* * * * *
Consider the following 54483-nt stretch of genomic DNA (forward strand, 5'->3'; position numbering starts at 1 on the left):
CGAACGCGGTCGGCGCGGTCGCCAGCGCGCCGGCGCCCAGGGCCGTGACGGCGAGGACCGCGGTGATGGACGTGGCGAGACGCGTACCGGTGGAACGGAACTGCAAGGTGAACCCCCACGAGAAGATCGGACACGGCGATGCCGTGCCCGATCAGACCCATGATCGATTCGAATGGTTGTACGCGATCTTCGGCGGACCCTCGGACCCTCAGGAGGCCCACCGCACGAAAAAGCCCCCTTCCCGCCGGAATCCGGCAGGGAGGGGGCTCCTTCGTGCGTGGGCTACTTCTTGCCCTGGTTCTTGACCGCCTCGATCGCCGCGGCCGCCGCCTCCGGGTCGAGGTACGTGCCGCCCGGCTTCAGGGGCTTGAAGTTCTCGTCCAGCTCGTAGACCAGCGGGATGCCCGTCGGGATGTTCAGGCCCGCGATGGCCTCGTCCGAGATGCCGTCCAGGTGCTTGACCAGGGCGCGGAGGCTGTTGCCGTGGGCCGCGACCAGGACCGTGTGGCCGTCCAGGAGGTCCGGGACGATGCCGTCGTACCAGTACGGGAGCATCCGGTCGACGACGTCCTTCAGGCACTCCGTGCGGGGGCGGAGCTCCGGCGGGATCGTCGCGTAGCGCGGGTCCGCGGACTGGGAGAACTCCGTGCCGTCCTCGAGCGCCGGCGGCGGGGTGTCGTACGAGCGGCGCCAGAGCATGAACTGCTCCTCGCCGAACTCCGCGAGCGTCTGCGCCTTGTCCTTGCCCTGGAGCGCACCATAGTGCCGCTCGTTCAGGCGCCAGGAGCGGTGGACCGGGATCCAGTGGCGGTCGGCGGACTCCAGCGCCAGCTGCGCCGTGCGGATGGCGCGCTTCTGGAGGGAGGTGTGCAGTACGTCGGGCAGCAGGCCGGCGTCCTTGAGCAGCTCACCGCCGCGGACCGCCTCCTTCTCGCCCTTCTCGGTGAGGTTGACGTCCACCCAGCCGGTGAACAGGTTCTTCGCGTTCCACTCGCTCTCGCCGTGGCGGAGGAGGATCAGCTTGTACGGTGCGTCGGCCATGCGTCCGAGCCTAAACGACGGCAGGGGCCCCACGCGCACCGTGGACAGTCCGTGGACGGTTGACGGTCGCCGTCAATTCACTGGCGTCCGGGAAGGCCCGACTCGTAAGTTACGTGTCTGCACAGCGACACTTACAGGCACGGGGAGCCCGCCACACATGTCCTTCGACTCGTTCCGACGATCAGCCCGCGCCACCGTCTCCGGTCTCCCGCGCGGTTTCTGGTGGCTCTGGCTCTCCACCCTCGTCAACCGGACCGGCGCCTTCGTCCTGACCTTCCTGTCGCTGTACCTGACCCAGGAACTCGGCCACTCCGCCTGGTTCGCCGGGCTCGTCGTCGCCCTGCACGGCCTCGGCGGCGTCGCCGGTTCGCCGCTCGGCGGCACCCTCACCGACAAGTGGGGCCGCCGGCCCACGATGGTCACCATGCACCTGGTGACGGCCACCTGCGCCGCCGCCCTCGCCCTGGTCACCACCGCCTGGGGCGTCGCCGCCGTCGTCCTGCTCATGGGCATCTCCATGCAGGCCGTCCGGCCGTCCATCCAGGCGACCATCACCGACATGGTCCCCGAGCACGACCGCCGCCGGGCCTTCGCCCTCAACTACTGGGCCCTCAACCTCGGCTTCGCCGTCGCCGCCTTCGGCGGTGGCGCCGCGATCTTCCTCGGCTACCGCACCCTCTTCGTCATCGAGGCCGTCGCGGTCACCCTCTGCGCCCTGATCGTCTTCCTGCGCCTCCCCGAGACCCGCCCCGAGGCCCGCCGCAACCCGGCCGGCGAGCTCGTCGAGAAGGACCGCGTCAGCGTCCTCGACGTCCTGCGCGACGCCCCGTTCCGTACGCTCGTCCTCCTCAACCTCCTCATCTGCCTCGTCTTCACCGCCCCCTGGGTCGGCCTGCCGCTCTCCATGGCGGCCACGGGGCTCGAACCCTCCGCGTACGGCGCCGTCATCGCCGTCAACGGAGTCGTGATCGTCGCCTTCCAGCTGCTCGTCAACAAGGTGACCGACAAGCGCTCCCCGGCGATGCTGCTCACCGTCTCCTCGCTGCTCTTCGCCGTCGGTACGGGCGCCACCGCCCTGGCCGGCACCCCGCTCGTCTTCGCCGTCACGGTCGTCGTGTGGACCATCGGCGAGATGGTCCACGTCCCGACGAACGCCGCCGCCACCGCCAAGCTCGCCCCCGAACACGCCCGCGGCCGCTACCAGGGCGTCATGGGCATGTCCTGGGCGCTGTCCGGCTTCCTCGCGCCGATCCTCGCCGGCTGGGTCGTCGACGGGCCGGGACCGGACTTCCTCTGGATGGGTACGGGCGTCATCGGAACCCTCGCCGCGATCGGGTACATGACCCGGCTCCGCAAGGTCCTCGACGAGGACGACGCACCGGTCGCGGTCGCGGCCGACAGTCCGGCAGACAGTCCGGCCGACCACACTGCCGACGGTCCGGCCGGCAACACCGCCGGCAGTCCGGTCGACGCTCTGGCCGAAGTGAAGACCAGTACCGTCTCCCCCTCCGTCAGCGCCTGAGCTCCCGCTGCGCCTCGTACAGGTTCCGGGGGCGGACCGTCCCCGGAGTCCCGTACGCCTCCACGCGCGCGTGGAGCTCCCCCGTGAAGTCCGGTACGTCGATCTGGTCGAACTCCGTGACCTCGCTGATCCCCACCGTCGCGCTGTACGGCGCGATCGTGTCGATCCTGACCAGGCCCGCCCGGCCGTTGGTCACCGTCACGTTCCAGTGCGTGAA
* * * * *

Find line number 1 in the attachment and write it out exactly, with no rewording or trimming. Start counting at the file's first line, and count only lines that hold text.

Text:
Consider the following 54483-nt stretch of genomic DNA (forward strand, 5'->3'; position numbering starts at 1 on the left):